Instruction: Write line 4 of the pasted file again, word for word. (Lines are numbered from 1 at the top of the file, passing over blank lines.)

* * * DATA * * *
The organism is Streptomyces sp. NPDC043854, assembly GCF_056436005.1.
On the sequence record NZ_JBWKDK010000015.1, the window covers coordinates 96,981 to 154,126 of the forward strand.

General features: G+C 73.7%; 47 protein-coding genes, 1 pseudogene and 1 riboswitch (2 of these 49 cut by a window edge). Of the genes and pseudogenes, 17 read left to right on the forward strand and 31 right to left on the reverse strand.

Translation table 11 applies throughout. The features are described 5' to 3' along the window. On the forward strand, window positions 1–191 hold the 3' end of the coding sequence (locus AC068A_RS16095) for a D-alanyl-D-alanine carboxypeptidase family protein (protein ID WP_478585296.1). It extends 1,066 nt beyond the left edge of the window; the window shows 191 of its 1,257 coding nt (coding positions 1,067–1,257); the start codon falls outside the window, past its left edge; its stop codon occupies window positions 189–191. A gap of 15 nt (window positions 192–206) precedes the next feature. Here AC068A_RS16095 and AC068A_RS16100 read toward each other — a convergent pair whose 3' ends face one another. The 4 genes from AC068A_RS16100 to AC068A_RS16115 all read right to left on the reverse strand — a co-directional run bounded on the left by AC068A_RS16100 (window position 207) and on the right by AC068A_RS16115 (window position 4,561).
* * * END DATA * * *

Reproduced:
Translation table 11 applies throughout. The features are described 5' to 3' along the window. On the forward strand, window positions 1–191 hold the 3' end of the coding sequence (locus AC068A_RS16095) for a D-alanyl-D-alanine carboxypeptidase family protein (protein ID WP_478585296.1). It extends 1,066 nt beyond the left edge of the window; the window shows 191 of its 1,257 coding nt (coding positions 1,067–1,257); the start codon falls outside the window, past its left edge; its stop codon occupies window positions 189–191. A gap of 15 nt (window positions 192–206) precedes the next feature. Here AC068A_RS16095 and AC068A_RS16100 read toward each other — a convergent pair whose 3' ends face one another. The 4 genes from AC068A_RS16100 to AC068A_RS16115 all read right to left on the reverse strand — a co-directional run bounded on the left by AC068A_RS16100 (window position 207) and on the right by AC068A_RS16115 (window position 4,561).